Where the Science of Psychology Meets the Art of Being Human

How Music Changes Your Child’s Brain for the Better (by Zac Green)

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How Music Changes Your Child's Brain for the Better

Many people have heard of the hotly contested ‘Mozart Effect’. The idea goes that simply exposing children to classical music can transform them into geniuses by the sheer virtue of how clever the music is.

The truth is a little more complicated, but there is some good news. Endless amounts of research in recent years have adding to the already extensive evidence that music can have a profound effect on your child’s brain.

The Positive Effects of Music.

  1. Language skills and perception improve.

    In 2012 the University of Southern California began a five-year longitudinal study which investigated how music impacted the brain development of children.

    What they found was that the areas of the brain which govern several important cognitive and social abilities, namely language and speech processing, matured faster when children were enrolled in music classes after school compared to children involved in non-musical or no after school classes.

    In this particular study, the children engaged in seven hours a week of violin practice, both solo and group practice.

    Two years into the study, monitoring with MRI, ECG and behavioural tests demonstrated that these areas of the brain had ‘matured’ quicker for these children compared to the control group and the group who played soccer as an after school activity.

    Alongside more obvious developments such as increased ability to differentiate between tonal shifts, general sound processing ability, reading, language and speech perception showed improvements.

  2. Improved math.

    Children with a solid grasp of mathematics are setting themselves up well in the future. Better math skills at an early age are found to correlate with improved academic achievement, even if they do not study a math-focused subject.

    Studying music and learning to play an instrument have been found to lead to improved performance in math tests in certain areas with overlapping skills.

  3. Better memory and attention.

    A comparative study by Northumbria University found that music can improve performance in tasks which require high levels of mental alertness. In particular, they found that of Vivaldi’s Four Seasons, the first movement of Spring showed the biggest increase in performance.

    Musical training has also been linked to structural differences in areas of the brain related to memory, and that there are significant differences in long-term memory compared to those without musical training.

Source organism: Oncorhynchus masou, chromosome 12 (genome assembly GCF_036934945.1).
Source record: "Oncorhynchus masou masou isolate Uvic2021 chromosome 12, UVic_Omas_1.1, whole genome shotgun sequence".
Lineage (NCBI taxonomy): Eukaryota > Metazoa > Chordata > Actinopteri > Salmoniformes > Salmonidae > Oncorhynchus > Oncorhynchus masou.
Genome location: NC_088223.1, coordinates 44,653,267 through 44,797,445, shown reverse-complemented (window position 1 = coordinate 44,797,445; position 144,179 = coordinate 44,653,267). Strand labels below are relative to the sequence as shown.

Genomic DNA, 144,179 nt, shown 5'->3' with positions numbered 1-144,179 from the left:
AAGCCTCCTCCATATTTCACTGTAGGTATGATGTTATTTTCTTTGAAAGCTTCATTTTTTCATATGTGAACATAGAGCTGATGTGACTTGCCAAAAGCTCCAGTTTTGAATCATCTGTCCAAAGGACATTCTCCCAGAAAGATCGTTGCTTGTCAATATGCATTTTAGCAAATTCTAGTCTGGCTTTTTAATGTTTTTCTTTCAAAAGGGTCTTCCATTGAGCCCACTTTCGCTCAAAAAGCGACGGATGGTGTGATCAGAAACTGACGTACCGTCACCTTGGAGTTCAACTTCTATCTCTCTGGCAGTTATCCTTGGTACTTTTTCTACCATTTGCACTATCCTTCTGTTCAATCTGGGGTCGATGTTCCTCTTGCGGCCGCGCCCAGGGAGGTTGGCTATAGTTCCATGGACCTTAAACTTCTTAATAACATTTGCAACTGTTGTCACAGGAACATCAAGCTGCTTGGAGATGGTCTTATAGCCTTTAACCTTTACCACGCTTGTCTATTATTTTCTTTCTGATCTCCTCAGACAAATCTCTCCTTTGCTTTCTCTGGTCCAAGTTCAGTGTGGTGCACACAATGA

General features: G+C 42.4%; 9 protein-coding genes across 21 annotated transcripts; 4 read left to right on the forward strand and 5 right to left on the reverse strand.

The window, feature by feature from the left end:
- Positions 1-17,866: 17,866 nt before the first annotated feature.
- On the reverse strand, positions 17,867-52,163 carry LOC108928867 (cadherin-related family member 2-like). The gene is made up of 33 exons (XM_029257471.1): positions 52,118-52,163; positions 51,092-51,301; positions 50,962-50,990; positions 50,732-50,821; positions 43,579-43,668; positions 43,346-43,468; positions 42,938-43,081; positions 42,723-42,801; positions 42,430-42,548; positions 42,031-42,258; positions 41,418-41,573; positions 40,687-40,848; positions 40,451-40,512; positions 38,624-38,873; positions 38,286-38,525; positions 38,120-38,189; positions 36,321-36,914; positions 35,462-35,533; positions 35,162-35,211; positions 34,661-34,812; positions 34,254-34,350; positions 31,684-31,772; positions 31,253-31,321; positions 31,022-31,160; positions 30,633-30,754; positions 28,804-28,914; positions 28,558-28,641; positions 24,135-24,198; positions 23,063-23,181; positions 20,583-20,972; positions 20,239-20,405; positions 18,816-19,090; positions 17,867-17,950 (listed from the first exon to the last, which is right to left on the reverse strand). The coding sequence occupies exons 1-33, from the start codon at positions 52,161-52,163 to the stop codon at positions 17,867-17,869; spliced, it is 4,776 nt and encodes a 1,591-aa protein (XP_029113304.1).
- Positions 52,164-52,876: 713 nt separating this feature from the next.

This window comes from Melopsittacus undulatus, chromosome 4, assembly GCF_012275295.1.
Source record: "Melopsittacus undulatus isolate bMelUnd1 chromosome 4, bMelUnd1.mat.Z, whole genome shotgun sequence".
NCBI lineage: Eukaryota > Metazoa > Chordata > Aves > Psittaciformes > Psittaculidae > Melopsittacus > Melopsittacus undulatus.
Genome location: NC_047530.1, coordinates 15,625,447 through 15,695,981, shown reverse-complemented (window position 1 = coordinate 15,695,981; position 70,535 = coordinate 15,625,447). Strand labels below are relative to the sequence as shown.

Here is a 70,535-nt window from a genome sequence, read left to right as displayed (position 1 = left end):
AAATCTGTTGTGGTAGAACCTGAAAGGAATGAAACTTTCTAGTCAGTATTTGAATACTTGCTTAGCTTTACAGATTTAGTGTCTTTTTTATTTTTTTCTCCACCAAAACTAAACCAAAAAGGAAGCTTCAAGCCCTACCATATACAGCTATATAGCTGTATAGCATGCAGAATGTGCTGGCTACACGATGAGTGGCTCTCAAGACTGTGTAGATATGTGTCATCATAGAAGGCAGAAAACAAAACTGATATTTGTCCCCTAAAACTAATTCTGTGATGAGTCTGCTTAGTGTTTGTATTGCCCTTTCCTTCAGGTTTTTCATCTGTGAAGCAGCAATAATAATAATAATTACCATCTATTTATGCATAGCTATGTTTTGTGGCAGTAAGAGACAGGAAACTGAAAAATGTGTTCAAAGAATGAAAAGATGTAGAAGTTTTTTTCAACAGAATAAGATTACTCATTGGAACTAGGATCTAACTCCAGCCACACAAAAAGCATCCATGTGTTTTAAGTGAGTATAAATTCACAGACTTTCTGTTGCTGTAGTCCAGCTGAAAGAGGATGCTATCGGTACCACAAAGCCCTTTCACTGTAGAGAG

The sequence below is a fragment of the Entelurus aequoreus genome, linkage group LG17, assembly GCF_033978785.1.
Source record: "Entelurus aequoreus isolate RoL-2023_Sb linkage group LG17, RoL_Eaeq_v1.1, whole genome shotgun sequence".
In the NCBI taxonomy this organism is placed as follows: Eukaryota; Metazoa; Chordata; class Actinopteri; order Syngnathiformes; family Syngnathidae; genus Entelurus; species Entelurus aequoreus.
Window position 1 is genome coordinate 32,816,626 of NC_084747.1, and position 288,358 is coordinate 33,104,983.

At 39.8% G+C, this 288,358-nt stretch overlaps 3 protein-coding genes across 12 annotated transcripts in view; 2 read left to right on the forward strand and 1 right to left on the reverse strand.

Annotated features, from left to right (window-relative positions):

4. Improved self-esteem.

    Children who are highly engaged with music training are shown to have better self-perception. This may be due to the bonding experience of adults teaching children music and the effect of playing as part of a group with other children.

    Children who have received musical training are also shown to have more confidence when learning other new skills and have improved self-esteem.

What we’re seeing is that simply listening to music isn’t enough to change your child’s brain. Active participation and engagement is necessary to experience the biggest benefits. In a sense, this isn’t a surprise. Learning to competently play any musical activity is a complicated process involving dozens of skills and the ability to understand and apply theoretical information, patterns, fine motor control and creativity. All of this adds up to an incredible amount of learning and encouraging the kind of dedication and curiosity that leads to musical talent will also have an impact in other areas of life.


About the Author: Zac Green

Zac Green is chief editor of popular music blog ZingInstruments.com. He believes that music isn’t just a thing you do – it’s a mindset, an attitude, a way of life.

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2 Comments

J Valenzuela

In 2009, our son and his girlfriend had a sweet baby boy. From the moment he came to live with us we wxposed him to classical music on the music channel. I am a true believer of music therapy. This little baby is now 8 and he has excelled in all his academics!! From birth to 5 he listened to classicalmusic.

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Hey Warrior - A book about anxiety in children.